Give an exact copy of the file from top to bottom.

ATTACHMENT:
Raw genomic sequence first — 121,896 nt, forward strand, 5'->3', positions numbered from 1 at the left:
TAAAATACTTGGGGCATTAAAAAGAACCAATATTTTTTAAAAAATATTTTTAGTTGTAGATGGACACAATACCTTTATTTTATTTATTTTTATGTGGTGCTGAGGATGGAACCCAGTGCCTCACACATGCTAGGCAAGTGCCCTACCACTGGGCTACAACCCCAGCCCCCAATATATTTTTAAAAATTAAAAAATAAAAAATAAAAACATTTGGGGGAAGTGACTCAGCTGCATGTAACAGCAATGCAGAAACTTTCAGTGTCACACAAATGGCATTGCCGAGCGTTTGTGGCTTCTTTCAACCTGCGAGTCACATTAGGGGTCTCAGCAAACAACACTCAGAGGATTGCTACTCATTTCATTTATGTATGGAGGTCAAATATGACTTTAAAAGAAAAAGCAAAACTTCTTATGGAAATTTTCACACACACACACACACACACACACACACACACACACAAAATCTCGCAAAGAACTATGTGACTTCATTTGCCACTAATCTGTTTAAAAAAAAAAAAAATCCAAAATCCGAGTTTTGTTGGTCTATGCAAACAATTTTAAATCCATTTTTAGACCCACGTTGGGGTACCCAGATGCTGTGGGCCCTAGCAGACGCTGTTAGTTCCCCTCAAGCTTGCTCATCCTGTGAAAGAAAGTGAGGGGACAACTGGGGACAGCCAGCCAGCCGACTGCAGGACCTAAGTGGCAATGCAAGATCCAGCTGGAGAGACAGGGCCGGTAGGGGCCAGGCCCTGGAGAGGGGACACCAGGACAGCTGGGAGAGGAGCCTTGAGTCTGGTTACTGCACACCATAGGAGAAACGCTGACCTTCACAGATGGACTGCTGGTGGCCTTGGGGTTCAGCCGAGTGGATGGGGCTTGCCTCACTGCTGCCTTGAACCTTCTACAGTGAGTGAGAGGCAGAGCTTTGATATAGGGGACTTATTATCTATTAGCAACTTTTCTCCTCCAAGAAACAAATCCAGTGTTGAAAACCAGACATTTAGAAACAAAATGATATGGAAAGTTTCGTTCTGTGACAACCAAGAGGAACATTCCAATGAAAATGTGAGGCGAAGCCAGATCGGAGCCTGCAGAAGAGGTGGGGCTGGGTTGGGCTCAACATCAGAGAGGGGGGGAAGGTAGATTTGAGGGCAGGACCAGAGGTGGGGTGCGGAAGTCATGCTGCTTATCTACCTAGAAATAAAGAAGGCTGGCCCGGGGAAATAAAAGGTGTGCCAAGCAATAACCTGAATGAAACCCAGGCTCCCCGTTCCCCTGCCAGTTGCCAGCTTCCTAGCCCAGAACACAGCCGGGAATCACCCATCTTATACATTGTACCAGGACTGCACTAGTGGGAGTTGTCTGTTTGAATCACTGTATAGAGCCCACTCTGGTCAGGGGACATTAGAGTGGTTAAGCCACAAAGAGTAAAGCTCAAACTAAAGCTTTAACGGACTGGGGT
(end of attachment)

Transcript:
Raw genomic sequence first — 121,896 nt, forward strand, 5'->3', positions numbered from 1 at the left:
TAAAATACTTGGGGCATTAAAAAGAACCAATATTTTTTAAAAAATATTTTTAGTTGTAGATGGACACAATACCTTTATTTTATTTATTTTTATGTGGTGCTGAGGATGGAACCCAGTGCCTCACACATGCTAGGCAAGTGCCCTACCACTGGGCTACAACCCCAGCCCCCAATATATTTTTAAAAATTAAAAAATAAAAAATAAAAACATTTGGGGGAAGTGACTCAGCTGCATGTAACAGCAATGCAGAAACTTTCAGTGTCACACAAATGGCATTGCCGAGCGTTTGTGGCTTCTTTCAACCTGCGAGTCACATTAGGGGTCTCAGCAAACAACACTCAGAGGATTGCTACTCATTTCATTTATGTATGGAGGTCAAATATGACTTTAAAAGAAAAAGCAAAACTTCTTATGGAAATTTTCACACACACACACACACACACACACACACACACACACAAAATCTCGCAAAGAACTATGTGACTTCATTTGCCACTAATCTGTTTAAAAAAAAAAAAAATCCAAAATCCGAGTTTTGTTGGTCTATGCAAACAATTTTAAATCCATTTTTAGACCCACGTTGGGGTACCCAGATGCTGTGGGCCCTAGCAGACGCTGTTAGTTCCCCTCAAGCTTGCTCATCCTGTGAAAGAAAGTGAGGGGACAACTGGGGACAGCCAGCCAGCCGACTGCAGGACCTAAGTGGCAATGCAAGATCCAGCTGGAGAGACAGGGCCGGTAGGGGCCAGGCCCTGGAGAGGGGACACCAGGACAGCTGGGAGAGGAGCCTTGAGTCTGGTTACTGCACACCATAGGAGAAACGCTGACCTTCACAGATGGACTGCTGGTGGCCTTGGGGTTCAGCCGAGTGGATGGGGCTTGCCTCACTGCTGCCTTGAACCTTCTACAGTGAGTGAGAGGCAGAGCTTTGATATAGGGGACTTATTATCTATTAGCAACTTTTCTCCTCCAAGAAACAAATCCAGTGTTGAAAACCAGACATTTAGAAACAAAATGATATGGAAAGTTTCGTTCTGTGACAACCAAGAGGAACATTCCAATGAAAATGTGAGGCGAAGCCAGATCGGAGCCTGCAGAAGAGGTGGGGCTGGGTTGGGCTCAACATCAGAGAGGGGGGGAAGGTAGATTTGAGGGCAGGACCAGAGGTGGGGTGCGGAAGTCATGCTGCTTATCTACCTAGAAATAAAGAAGGCTGGCCCGGGGAAATAAAAGGTGTGCCAAGCAATAACCTGAATGAAACCCAGGCTCCCCGTTCCCCTGCCAGTTGCCAGCTTCCTAGCCCAGAACACAGCCGGGAATCACCCATCTTATACATTGTACCAGGACTGCACTAGTGGGAGTTGTCTGTTTGAATCACTGTATAGAGCCCACTCTGGTCAGGGGACATTAGAGTGGTTAAGCCACAAAGAGTAAAGCTCAAACTAAAGCTTTAACGGACTGGGGT